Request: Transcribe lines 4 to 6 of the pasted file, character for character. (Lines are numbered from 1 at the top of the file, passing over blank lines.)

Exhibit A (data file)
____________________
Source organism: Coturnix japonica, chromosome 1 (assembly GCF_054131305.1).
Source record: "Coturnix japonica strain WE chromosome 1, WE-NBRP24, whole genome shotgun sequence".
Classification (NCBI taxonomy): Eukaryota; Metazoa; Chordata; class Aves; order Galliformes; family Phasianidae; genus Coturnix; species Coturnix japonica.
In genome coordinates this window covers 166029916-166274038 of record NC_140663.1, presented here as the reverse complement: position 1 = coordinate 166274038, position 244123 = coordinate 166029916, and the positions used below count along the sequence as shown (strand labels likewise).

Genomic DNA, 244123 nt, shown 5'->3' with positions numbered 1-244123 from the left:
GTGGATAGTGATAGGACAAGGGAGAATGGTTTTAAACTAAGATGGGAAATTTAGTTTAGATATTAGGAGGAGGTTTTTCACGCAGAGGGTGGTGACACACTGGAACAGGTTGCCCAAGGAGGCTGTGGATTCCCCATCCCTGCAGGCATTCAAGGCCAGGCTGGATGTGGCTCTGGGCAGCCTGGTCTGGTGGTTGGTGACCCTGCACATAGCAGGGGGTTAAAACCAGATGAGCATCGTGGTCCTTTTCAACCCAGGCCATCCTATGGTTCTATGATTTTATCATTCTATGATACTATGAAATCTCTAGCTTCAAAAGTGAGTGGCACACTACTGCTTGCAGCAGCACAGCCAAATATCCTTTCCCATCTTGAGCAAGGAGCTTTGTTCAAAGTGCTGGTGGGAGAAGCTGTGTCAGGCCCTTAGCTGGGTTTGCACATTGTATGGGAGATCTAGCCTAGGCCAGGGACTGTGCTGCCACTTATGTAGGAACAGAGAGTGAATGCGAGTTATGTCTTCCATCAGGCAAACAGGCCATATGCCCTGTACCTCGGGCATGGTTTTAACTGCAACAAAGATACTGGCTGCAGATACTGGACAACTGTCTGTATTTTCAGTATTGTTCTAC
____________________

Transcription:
In genome coordinates this window covers 166029916-166274038 of record NC_140663.1, presented here as the reverse complement: position 1 = coordinate 166274038, position 244123 = coordinate 166029916, and the positions used below count along the sequence as shown (strand labels likewise).

Genomic DNA, 244123 nt, shown 5'->3' with positions numbered 1-244123 from the left:
GTGGATAGTGATAGGACAAGGGAGAATGGTTTTAAACTAAGATGGGAAATTTAGTTTAGATATTAGGAGGAGGTTTTTCACGCAGAGGGTGGTGACACACTGGAACAGGTTGCCCAAGGAGGCTGTGGATTCCCCATCCCTGCAGGCATTCAAGGCCAGGCTGGATGTGGCTCTGGGCAGCCTGGTCTGGTGGTTGGTGACCCTGCACATAGCAGGGGGTTAAAACCAGATGAGCATCGTGGTCCTTTTCAACCCAGGCCATCCTATGGTTCTATGATTTTATCATTCTATGATACTATGAAATCTCTAGCTTCAAAAGTGAGTGGCACACTACTGCTTGCAGCAGCACAGCCAAATATCCTTTCCCATCTTGAGCAAGGAGCTTTGTTCAAAGTGCTGGTGGGAGAAGCTGTGTCAGGCCCTTAGCTGGGTTTGCACATTGTATGGGAGATCTAGCCTAGGCCAGGGACTGTGCTGCCACTTATGTAGGAACAGAGAGTGAATGCGAGTTATGTCTTCCATCAGGCAAACAGGCCATATGCCCTGTACCTCGGGCATGGTTTTAACTGCAACAAAGATACTGGCTGCAGATACTGGACAACTGTCTGTATTTTCAGTATTGTTCTAC